Leiker mentions how many of the African American soldiers that wished to fight in the war could not because of their disadvantages. According to Leiker, “Black manpower generally ran low during the war due to higher rejection rates, often for health reasons like venereal disease or failure to meet minimum educational requirements.” (Leiker, 34). The venereal diseases were caused from the limited recreational communities for African Americans were in prostitution districts. African American soldiers had it bad from the very beginning because white people always looked down on them. According to Leiker, the reason behind African American’s AGCT test scores was because of their socioeconomic background. Many of the men were intelligent they just did not have the same advantages as their fellow white soldiers. Once the war got really bad the government realized they needed more black soldiers. Many people noticed the hypocrisy of the U.S. military racially discriminating in a time of war against racism. The government then promised that after the war, life for African Americans would get better.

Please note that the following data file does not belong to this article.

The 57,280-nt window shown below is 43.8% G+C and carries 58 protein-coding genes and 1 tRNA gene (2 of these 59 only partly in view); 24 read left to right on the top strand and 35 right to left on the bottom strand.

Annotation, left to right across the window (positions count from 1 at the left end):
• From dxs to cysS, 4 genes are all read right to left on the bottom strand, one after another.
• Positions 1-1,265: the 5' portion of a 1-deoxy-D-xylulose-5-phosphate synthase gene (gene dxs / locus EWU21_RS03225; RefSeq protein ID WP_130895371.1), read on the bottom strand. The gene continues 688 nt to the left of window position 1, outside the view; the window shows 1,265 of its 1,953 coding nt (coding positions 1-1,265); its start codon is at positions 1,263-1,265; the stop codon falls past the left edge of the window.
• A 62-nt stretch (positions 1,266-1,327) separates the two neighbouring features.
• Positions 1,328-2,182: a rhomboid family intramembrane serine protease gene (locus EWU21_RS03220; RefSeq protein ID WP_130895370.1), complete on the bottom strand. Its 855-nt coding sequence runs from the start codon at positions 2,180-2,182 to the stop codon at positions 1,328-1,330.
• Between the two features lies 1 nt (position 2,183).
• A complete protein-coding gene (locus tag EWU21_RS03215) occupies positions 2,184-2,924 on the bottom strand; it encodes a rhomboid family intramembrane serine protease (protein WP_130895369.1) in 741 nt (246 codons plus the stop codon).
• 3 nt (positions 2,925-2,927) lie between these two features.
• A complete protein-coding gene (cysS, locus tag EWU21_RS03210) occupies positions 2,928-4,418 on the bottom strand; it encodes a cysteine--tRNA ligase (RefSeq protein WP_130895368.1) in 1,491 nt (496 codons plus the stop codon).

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One main point of the article was the hypocrisy during a war against racism. America was fighting against fascism while it was still going on in the country. This made many other allied countries that were against Hitler to question America’s intentions. Charles F. Wilson states that “Are the Chinese people to believe that we are fighting to bring them freedom, equality, and justice, when they can see that in our Armed Forces we are not even practicing ourselves what we are preaching?” (Leiker, 31). Many white soldiers did not care and wanted to be separated from the small percentage of African American soldiers. It was also exceedingly difficult for African Americans to join the war simply because they had health problems, or they did not meet the educational requirements. African American soldiers were already at a disadvantage compared to white soldiers. This led to the government declaring that African Americans are needed in the war and by giving them “perks” after fighting in the war. They gave African Americans false hope by promising “a strengthening of democracy at home and abroad, greater rights under the law, a greater opportunity to improve his conditions.” (Leiker, 36) This obviously did not sit well with many white citizens back home that supported the Jim Crow laws.